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Cyber reflection

In an increasingly politically and economically volatile landscape, cybercrime has become the new geopolitical tool, writes Darren Anstee, Chief Technology Officer at the cyber security company NETSCOUT Arbor.

Attacks on political websites and critical national infrastructure services are ever more frequent not only due to the ease of launching, but also due to desire and capabilities of attackers to impact on real-world events such as election processes, while staying undiscovered. In June, a distributed denial of service (DDoS) attack was launched against the website opposing a Mexican presidential candidate during a debate. This renewed fears that cybercrime now aims to impact events far beyond the boundaries of the digital realm. Though not a national service, this attack signified the stability of the election process, and highlighted the risks of candidate websites being knocked offline. Coincidence? Perhaps. Or maybe an example of the phenomenon security experts call ‘cyber reflection’, when an incident in the digital realm is mirrored in the physical world.

With critical national services and geopolitical interests at stake, no wonder why cybercrime was ranked cyber crime was ranked as the third greatest global risk the recent World Economic Forum report. DDoS attacks are often about symbolism – threat actors flexing their muscles and wreaking financial havoc just to show what they are capable of.

Cyber reflections once again changes the risk calculus for enterprise security officers, particularly for global financial institutions and other supra-national entities whose power makes them prime targets, whether for state actors or disaffected activists. You simply don’t know when the next attack will come, where it may come from, who may behind it or why they are motivated to strike. You just have to be prepared.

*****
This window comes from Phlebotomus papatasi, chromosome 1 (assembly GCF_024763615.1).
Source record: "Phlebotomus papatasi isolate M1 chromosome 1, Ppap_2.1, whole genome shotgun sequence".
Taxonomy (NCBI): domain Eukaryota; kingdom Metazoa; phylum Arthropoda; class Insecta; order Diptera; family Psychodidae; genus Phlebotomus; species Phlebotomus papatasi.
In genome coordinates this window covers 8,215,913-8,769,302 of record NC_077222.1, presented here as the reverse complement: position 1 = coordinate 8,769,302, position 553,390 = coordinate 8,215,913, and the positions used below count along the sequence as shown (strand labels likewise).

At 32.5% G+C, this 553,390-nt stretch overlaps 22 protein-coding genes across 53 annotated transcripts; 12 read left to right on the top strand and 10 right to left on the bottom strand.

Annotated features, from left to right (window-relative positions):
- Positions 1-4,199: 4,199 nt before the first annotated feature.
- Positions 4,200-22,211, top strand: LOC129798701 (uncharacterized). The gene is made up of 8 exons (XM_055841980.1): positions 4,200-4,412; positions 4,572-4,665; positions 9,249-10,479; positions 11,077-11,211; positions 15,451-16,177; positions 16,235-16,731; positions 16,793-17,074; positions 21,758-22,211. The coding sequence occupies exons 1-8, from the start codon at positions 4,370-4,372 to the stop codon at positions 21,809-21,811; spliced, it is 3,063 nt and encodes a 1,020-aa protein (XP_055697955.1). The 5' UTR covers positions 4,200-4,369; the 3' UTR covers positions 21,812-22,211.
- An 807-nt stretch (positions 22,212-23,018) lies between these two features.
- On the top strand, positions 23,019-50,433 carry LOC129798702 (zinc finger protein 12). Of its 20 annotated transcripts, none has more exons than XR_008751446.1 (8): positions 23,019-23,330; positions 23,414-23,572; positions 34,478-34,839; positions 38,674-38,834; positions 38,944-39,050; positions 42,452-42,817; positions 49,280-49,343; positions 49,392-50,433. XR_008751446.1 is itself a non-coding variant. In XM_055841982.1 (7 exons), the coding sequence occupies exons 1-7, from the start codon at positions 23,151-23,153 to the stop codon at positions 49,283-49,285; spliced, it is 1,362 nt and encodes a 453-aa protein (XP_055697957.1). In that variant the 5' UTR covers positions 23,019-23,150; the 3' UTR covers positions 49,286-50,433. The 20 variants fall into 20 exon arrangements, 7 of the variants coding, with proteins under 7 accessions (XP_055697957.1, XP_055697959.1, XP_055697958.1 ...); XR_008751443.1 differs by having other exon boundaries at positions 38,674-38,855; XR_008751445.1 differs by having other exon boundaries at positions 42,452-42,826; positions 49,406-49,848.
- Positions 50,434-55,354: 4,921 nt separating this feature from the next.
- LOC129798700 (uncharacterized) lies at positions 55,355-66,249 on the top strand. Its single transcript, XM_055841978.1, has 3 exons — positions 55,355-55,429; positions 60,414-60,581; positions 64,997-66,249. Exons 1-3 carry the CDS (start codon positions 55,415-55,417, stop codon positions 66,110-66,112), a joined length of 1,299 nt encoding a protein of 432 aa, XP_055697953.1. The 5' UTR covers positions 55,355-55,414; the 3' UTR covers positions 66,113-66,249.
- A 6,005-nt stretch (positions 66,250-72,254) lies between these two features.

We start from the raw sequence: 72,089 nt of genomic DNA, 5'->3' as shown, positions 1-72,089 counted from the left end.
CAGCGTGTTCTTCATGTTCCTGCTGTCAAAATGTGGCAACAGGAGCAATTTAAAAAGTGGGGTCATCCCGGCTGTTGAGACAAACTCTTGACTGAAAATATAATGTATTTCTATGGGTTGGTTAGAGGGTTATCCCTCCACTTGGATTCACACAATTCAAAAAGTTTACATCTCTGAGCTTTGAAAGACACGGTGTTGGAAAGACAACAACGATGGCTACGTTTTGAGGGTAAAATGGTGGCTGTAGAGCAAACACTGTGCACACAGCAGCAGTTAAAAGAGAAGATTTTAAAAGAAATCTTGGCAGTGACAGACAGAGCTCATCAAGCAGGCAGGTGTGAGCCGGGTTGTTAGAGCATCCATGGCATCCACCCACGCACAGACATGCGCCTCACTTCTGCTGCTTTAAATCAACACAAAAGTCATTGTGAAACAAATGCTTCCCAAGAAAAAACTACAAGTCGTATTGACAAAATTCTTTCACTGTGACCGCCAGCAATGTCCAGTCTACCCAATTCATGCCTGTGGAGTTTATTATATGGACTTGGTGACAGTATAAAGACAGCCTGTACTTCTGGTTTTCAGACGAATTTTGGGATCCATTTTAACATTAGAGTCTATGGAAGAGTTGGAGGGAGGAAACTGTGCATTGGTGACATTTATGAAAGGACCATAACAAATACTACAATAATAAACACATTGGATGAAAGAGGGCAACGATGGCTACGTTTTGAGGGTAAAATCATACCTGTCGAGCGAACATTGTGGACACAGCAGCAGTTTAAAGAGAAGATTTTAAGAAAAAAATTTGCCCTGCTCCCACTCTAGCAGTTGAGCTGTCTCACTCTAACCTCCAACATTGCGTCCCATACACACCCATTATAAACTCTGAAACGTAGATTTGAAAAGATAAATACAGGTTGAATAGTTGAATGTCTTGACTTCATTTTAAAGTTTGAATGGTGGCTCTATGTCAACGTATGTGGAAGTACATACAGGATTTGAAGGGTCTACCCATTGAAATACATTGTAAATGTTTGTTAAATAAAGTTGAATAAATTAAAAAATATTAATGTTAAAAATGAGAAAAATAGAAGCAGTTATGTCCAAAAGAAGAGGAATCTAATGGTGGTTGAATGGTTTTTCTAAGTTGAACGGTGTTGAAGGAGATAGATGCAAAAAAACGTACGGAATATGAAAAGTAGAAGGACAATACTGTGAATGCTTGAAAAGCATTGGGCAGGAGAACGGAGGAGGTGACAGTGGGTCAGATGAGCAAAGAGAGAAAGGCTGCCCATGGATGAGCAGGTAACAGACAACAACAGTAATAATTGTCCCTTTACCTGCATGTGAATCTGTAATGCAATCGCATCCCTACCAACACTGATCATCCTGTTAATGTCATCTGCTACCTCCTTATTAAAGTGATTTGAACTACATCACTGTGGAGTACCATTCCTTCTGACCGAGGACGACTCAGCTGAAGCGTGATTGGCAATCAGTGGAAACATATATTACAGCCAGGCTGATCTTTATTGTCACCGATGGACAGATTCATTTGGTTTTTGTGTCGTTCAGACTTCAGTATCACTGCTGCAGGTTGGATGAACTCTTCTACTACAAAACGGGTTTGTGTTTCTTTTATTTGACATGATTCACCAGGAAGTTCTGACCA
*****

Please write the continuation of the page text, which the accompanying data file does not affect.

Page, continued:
Of course, trying to answer the when, where, who and why questions is an essential part of DDoS defence. Global threat intelligence professionals, like NETSCOUT Arbor’s Security Engineering and Response Team, feed a steady stream of threat landscape data and real-time alerts to enterprise security teams. But vigilance needs to be accompanied by strength. The best defence requires guarding every attack vector and sealing every vulnerability. Today’s DDoS attacks are increasingly multi-vector and multi-layered, employing a combination of large-scale volumetric assaults and stealth infiltration targeting the application layer. Defences also need to be able to scale to protect against all levels of attack, from barely detectable entry attempts to overwhelming force. Best practices call for a hybrid defence posture, with on-premise devices that can handle every day, small-scale attacks, complemented by cloud-based mitigation when attacks reach a certain size threshold.

Because security resources are often stretched thin and teams can’t be minding every gap, automated detection and response should be a key part of the DDoS arsenal as well. Organizations should also give serious consideration to managed DDoS security services, which reinforce in-house resources with proven technologies and professional expertise dedicated to DDoS. This has the additional benefit of reducing operational overhead compared to building in-house defenses and a team to run them from scratch.

In the wake of recent attacks, NETSCOUT Arbor’s principal security technologist for EMEA, Kirill Kasavchenko said: “The weapons on the battlefield are ever-changing, so defences must evolve in parallel,” he said. “Co-operation and information sharing are at the heart of this, as they allow all parties to best prepare based on the current threat landscape.”

Whenever a controversial incident occurs in the real world, keep an eye out for signals from the cyber world, and ask yourself if there’s any imaginable reason that reflective mirror might be aiming at you.


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